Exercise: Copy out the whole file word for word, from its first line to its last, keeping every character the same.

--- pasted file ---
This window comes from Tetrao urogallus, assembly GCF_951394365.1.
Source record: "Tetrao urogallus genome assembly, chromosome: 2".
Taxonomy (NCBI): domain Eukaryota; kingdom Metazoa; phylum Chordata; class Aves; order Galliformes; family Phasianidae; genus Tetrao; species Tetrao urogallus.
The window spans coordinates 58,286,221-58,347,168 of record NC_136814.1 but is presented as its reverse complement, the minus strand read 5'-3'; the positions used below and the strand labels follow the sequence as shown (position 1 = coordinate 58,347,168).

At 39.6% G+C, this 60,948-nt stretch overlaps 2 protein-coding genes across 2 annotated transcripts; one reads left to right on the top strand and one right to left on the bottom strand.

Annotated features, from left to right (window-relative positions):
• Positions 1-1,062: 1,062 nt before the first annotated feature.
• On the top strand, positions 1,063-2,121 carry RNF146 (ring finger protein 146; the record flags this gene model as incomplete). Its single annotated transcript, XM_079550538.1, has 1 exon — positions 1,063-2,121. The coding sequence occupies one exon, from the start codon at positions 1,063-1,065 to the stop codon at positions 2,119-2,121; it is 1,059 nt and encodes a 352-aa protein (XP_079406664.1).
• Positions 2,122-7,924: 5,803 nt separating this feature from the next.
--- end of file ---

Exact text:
This window comes from Tetrao urogallus, assembly GCF_951394365.1.
Source record: "Tetrao urogallus genome assembly, chromosome: 2".
Taxonomy (NCBI): domain Eukaryota; kingdom Metazoa; phylum Chordata; class Aves; order Galliformes; family Phasianidae; genus Tetrao; species Tetrao urogallus.
The window spans coordinates 58,286,221-58,347,168 of record NC_136814.1 but is presented as its reverse complement, the minus strand read 5'-3'; the positions used below and the strand labels follow the sequence as shown (position 1 = coordinate 58,347,168).

At 39.6% G+C, this 60,948-nt stretch overlaps 2 protein-coding genes across 2 annotated transcripts; one reads left to right on the top strand and one right to left on the bottom strand.

Annotated features, from left to right (window-relative positions):
• Positions 1-1,062: 1,062 nt before the first annotated feature.
• On the top strand, positions 1,063-2,121 carry RNF146 (ring finger protein 146; the record flags this gene model as incomplete). Its single annotated transcript, XM_079550538.1, has 1 exon — positions 1,063-2,121. The coding sequence occupies one exon, from the start codon at positions 1,063-1,065 to the stop codon at positions 2,119-2,121; it is 1,059 nt and encodes a 352-aa protein (XP_079406664.1).
• Positions 2,122-7,924: 5,803 nt separating this feature from the next.